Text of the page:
To be a Disciple is to be a devoted love-slave of the Lord Jesus. Many of us who call ourselves Christians are not devoted to Jesus Christ. (Oswald Chambers)
I have opened this morning’s sermon with these words of Oswald Chambers because I believe that the dangers of false Discipleship are everywhere present in this morning’s Gospel lesson. In it, we read that Then drew near unto [Jesus] all the publicans and sinners for to hear him. And the Pharisees and scribes murmured, saying, This man receiveth sinners, and eateth with them. (St. Luke xv. 1,2) What we have, it would seem, are the publicans and sinners huddled around Jesus, eager to hear His Word, and the Pharisees and Scribes standing off at a distance, murmuring and judging Him. First, we find those who are interested in and desperately needing what Jesus has to offer, and then the self-righteous Jews judging both Jesus and the company He is keeping. Nestled in between the two groups are, as always, the Apostles. Now, Jesus knows exactly what the religious and pious Jewish Elders are thinking, and so He offers two parables. The truth of these parables is not specifically addressed to the publicans and sinners but to the Scribes and Pharisees and even to the Apostles. But, of course, what Jesus teaches is always meant for all, that whosoever hears His words might become a true Disciple.
So Jesus asks,
What man of you, having an hundred sheep, if he lose one of them, doth not leave the ninety and nine in the wilderness, and go after that which is lost, until he find it? And when he hath found it, he layeth it on his shoulders, rejoicing. And when he cometh home, he calleth together his friends and neighbours, saying unto them, Rejoice with me; for I have found my sheep which was lost. (Ibid, 4-6)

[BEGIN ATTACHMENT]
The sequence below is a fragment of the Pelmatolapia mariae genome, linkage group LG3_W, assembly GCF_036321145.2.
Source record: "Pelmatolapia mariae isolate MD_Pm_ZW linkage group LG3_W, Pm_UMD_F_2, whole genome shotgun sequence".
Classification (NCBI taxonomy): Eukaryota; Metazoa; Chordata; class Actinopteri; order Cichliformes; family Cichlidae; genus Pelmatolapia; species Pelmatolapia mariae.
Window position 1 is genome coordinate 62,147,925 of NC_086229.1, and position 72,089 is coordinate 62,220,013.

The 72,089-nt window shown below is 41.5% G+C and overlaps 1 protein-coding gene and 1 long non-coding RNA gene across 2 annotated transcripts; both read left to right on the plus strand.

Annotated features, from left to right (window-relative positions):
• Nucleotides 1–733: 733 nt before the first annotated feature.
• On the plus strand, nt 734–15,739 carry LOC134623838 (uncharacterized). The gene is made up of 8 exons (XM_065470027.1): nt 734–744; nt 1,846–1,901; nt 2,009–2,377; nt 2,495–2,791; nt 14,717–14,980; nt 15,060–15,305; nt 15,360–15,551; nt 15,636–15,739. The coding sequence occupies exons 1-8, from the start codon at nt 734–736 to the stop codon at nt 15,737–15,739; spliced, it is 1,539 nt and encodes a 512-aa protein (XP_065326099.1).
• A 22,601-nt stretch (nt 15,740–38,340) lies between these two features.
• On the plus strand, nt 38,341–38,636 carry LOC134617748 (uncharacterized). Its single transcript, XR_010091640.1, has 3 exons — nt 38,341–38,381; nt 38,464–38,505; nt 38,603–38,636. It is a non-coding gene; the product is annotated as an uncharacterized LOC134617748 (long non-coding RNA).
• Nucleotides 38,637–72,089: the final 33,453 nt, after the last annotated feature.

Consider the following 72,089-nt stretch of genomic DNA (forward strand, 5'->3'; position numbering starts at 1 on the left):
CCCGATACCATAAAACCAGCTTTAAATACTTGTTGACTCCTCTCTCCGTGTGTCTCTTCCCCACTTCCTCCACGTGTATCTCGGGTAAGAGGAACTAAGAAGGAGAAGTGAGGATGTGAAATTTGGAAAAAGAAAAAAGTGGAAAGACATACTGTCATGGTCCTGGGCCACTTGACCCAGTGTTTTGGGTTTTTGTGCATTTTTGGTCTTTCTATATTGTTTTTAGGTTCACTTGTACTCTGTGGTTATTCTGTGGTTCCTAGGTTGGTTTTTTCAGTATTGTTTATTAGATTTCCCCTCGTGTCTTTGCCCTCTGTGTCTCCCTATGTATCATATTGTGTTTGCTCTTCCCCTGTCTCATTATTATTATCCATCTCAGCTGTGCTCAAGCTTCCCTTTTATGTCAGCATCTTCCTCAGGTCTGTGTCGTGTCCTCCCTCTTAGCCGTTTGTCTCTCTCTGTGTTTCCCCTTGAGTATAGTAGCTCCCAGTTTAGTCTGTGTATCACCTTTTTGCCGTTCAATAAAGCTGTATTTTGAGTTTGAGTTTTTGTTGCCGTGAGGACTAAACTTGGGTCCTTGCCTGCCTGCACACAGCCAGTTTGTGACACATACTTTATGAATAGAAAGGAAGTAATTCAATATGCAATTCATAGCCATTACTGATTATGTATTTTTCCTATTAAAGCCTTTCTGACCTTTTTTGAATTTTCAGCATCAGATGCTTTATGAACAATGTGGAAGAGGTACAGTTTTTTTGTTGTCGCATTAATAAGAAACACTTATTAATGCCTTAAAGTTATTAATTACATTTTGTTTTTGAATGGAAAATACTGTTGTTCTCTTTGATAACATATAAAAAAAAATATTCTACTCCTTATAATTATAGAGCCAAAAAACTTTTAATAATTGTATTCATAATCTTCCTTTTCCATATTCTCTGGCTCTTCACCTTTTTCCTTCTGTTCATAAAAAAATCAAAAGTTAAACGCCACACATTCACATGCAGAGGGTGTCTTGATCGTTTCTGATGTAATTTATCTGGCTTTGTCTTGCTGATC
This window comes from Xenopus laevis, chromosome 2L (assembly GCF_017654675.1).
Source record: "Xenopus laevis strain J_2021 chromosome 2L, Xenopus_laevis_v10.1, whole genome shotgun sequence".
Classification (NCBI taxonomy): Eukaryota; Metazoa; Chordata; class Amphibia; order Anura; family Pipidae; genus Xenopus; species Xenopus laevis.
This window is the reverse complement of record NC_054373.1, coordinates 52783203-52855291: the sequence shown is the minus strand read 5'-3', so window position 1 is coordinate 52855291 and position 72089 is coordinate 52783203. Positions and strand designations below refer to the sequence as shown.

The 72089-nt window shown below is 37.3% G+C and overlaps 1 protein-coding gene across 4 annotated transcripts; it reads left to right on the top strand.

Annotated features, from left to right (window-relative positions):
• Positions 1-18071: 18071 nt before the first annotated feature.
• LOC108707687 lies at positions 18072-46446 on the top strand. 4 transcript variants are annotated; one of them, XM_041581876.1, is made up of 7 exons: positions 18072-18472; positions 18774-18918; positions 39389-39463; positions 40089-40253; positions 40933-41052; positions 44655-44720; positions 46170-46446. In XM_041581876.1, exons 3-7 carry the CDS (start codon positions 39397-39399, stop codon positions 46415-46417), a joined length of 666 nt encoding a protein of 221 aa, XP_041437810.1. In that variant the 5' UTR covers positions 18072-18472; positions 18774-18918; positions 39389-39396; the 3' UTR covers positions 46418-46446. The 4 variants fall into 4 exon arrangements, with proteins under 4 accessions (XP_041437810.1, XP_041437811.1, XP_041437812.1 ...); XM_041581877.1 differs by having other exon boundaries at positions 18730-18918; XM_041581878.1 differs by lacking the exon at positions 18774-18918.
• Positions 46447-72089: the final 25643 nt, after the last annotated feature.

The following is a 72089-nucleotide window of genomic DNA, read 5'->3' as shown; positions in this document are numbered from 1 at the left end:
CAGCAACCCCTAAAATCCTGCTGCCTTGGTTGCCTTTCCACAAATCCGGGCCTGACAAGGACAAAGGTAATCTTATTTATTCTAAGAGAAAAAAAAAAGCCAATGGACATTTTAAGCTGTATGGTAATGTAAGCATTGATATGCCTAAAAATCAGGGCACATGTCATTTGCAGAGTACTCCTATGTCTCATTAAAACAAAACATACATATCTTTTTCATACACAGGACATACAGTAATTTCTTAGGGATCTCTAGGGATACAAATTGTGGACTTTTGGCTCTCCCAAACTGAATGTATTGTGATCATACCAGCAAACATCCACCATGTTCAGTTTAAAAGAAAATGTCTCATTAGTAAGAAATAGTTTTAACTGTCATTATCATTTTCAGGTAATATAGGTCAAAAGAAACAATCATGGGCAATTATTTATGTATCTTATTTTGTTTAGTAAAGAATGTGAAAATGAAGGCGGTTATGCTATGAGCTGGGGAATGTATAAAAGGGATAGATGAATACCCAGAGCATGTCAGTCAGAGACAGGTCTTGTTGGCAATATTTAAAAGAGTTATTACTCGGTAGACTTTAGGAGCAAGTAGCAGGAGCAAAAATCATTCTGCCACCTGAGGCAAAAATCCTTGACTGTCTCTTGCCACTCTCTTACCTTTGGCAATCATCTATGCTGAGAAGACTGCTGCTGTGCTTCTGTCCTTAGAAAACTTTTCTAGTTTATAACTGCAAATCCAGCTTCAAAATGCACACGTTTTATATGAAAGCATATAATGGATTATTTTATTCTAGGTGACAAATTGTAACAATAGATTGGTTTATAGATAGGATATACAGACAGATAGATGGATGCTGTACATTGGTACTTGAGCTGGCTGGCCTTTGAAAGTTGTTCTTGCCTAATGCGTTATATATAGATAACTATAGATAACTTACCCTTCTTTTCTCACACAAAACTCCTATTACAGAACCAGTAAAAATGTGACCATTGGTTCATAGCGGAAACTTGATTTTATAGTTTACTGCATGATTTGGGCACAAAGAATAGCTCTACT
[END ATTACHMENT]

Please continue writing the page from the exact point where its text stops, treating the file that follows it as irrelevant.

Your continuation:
Zoologists tell us that sheep are selfish animals which congregate towards a safe center. (Flock and Awe….) Occasionally, one errs and strays from the way of the sheepfold, and so the shepherd must set out to find it. There is no indication that the ninety and nine detect that one of their members is missing. Provided they are safely fenced in by the sheepfold, they are content and satisfied. The one who does miss the lost sheep is the shepherd, who then rejoices when he finds it. Jesus suggests that the Pharisees and Scribes are more like the ninety and nine safe and contented sheep than like the shepherd. The untold dangers associated with forsaking their communal safety and seeking out the lost sheep are paralleled with the Pharisees’ fear of ritual pollution through contact with publicans and sinners -spiritually lost sheep. For, as Archbishop Trench remarks, they had neither love to hope for the recovery of such men, nor yet antidotes to preserve and protect themselves while making the attempt. (N.O.P’s. p.286) The publicans and sinners are clearly more like the lost sheep in need of being found by the loving shepherd. The shepherd values the lost sheep so much that he leaves the ninety and nine because, for him, every sheep is of great value, like a repentant sinner who needs to be rescued and saved by God. Jesus says, I say unto you, that likewise joy shall be in heaven over one sinner that repenteth, more than over ninety and nine just persons, which need no repentance. (St. Luke, Ibid, 7) Clearly, then, the truth found in Jesus’ parable rebukes the self-righteous, selfish contentedness of the Pharisees, who cannot be true shepherds because they were never lost sheep who became true disciples. A true Disciple of Christ will not be self-righteously satisfied but, like the lost sheep, like the publicans and sinners, whose lost state elicits repentance and the saving Grace of the Good Shepherd.